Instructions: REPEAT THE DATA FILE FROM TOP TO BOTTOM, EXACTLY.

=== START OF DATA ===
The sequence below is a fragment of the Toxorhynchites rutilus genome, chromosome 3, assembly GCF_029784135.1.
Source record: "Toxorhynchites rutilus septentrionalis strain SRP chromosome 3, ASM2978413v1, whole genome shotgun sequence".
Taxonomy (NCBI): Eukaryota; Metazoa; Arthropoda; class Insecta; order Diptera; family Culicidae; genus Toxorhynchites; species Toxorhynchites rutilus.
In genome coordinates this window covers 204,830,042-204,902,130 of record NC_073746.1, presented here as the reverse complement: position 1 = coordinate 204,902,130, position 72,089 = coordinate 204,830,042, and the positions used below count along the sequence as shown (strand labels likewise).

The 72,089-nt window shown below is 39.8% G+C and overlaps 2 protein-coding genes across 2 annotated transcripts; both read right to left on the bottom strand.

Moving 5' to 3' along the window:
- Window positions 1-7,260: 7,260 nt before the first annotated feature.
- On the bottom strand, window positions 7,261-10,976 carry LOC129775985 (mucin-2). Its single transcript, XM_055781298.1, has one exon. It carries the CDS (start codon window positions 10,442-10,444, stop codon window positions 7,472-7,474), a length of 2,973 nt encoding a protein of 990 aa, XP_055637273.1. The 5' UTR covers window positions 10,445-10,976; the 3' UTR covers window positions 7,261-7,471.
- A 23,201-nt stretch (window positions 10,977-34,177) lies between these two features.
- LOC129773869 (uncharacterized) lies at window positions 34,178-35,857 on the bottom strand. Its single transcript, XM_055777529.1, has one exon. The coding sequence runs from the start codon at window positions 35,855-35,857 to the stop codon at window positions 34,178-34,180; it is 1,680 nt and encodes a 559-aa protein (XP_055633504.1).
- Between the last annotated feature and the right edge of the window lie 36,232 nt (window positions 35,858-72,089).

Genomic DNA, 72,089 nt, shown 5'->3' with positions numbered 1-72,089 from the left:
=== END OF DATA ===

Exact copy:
The sequence below is a fragment of the Toxorhynchites rutilus genome, chromosome 3, assembly GCF_029784135.1.
Source record: "Toxorhynchites rutilus septentrionalis strain SRP chromosome 3, ASM2978413v1, whole genome shotgun sequence".
Taxonomy (NCBI): Eukaryota; Metazoa; Arthropoda; class Insecta; order Diptera; family Culicidae; genus Toxorhynchites; species Toxorhynchites rutilus.
In genome coordinates this window covers 204,830,042-204,902,130 of record NC_073746.1, presented here as the reverse complement: position 1 = coordinate 204,902,130, position 72,089 = coordinate 204,830,042, and the positions used below count along the sequence as shown (strand labels likewise).

The 72,089-nt window shown below is 39.8% G+C and overlaps 2 protein-coding genes across 2 annotated transcripts; both read right to left on the bottom strand.

Moving 5' to 3' along the window:
- Window positions 1-7,260: 7,260 nt before the first annotated feature.
- On the bottom strand, window positions 7,261-10,976 carry LOC129775985 (mucin-2). Its single transcript, XM_055781298.1, has one exon. It carries the CDS (start codon window positions 10,442-10,444, stop codon window positions 7,472-7,474), a length of 2,973 nt encoding a protein of 990 aa, XP_055637273.1. The 5' UTR covers window positions 10,445-10,976; the 3' UTR covers window positions 7,261-7,471.
- A 23,201-nt stretch (window positions 10,977-34,177) lies between these two features.
- LOC129773869 (uncharacterized) lies at window positions 34,178-35,857 on the bottom strand. Its single transcript, XM_055777529.1, has one exon. The coding sequence runs from the start codon at window positions 35,855-35,857 to the stop codon at window positions 34,178-34,180; it is 1,680 nt and encodes a 559-aa protein (XP_055633504.1).
- Between the last annotated feature and the right edge of the window lie 36,232 nt (window positions 35,858-72,089).

Genomic DNA, 72,089 nt, shown 5'->3' with positions numbered 1-72,089 from the left: